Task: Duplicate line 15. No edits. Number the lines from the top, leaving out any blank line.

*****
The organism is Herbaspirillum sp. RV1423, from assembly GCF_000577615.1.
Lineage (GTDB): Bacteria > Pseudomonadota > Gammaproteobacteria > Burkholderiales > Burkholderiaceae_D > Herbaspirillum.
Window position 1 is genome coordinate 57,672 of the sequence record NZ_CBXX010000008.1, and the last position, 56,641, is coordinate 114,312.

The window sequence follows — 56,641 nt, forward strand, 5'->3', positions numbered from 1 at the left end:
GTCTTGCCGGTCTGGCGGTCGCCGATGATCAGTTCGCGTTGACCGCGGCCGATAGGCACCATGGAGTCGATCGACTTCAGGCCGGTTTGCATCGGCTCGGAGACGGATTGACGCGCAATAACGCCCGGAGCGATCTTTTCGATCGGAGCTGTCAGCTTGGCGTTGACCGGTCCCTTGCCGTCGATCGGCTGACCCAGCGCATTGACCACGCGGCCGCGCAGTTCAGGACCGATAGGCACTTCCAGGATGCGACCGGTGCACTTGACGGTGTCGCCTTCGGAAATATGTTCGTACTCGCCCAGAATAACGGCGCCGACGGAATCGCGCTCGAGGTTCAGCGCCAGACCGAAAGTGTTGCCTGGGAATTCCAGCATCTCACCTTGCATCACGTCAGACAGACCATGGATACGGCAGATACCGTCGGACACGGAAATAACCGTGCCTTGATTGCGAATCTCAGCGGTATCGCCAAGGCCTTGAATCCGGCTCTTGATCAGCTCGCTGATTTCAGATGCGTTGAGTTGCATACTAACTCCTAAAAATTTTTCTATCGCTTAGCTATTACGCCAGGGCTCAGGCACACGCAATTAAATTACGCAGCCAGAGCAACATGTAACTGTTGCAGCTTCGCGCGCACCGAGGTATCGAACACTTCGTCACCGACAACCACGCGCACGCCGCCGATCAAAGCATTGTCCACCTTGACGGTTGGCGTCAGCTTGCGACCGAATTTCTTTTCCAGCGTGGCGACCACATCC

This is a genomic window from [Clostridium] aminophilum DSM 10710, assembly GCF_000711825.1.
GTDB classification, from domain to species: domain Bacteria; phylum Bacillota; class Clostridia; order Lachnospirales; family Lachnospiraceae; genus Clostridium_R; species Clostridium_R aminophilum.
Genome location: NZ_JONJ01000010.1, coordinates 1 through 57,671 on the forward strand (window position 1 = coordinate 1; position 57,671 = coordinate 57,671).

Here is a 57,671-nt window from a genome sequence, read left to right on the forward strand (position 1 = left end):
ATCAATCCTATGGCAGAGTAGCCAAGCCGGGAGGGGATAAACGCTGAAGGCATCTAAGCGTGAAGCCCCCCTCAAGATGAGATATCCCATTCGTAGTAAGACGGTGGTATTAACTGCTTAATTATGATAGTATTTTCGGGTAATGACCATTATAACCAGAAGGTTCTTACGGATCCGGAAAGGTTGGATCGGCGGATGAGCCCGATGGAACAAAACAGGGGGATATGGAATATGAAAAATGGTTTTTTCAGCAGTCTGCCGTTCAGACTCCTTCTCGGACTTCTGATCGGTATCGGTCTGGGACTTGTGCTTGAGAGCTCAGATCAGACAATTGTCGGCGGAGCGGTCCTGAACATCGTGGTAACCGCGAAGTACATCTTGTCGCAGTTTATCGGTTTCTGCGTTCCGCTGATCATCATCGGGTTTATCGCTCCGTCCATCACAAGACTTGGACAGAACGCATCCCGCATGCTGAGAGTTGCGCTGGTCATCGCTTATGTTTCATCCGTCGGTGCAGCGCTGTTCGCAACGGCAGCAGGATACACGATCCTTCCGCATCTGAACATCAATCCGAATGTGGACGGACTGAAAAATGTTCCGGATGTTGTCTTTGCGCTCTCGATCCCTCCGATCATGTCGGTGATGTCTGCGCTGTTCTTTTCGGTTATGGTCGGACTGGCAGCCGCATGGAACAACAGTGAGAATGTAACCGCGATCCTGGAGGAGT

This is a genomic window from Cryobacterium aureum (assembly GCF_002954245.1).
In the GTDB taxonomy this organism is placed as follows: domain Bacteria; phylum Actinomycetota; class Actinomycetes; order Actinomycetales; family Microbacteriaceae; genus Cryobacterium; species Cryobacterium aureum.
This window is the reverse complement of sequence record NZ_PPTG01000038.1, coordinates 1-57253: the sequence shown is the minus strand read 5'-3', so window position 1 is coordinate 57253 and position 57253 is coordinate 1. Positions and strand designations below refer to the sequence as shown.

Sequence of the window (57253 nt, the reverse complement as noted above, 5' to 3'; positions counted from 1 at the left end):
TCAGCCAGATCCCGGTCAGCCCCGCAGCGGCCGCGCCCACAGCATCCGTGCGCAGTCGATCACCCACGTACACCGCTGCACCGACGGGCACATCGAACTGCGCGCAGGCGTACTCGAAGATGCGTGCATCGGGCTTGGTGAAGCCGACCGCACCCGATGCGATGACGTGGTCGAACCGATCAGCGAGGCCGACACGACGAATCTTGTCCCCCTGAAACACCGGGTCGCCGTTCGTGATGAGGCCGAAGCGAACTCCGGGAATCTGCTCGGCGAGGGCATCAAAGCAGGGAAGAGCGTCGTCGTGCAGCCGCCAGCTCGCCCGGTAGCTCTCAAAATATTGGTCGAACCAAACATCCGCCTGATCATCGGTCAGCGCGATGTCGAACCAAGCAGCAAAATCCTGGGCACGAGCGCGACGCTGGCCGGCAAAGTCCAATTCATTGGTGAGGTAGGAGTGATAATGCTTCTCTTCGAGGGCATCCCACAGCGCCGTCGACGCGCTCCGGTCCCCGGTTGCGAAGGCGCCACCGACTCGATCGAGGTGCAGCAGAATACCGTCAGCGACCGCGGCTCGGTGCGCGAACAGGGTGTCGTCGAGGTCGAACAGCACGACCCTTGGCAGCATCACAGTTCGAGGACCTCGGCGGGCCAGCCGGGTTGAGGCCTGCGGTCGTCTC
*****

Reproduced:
TCAGCCAGATCCCGGTCAGCCCCGCAGCGGCCGCGCCCACAGCATCCGTGCGCAGTCGATCACCCACGTACACCGCTGCACCGACGGGCACATCGAACTGCGCGCAGGCGTACTCGAAGATGCGTGCATCGGGCTTGGTGAAGCCGACCGCACCCGATGCGATGACGTGGTCGAACCGATCAGCGAGGCCGACACGACGAATCTTGTCCCCCTGAAACACCGGGTCGCCGTTCGTGATGAGGCCGAAGCGAACTCCGGGAATCTGCTCGGCGAGGGCATCAAAGCAGGGAAGAGCGTCGTCGTGCAGCCGCCAGCTCGCCCGGTAGCTCTCAAAATATTGGTCGAACCAAACATCCGCCTGATCATCGGTCAGCGCGATGTCGAACCAAGCAGCAAAATCCTGGGCACGAGCGCGACGCTGGCCGGCAAAGTCCAATTCATTGGTGAGGTAGGAGTGATAATGCTTCTCTTCGAGGGCATCCCACAGCGCCGTCGACGCGCTCCGGTCCCCGGTTGCGAAGGCGCCACCGACTCGATCGAGGTGCAGCAGAATACCGTCAGCGACCGCGGCTCGGTGCGCGAACAGGGTGTCGTCGAGGTCGAACAGCACGACCCTTGGCAGCATCACAGTTCGAGGACCTCGGCGGGCCAGCCGGGTTGAGGCCTGCGGTCGTCTC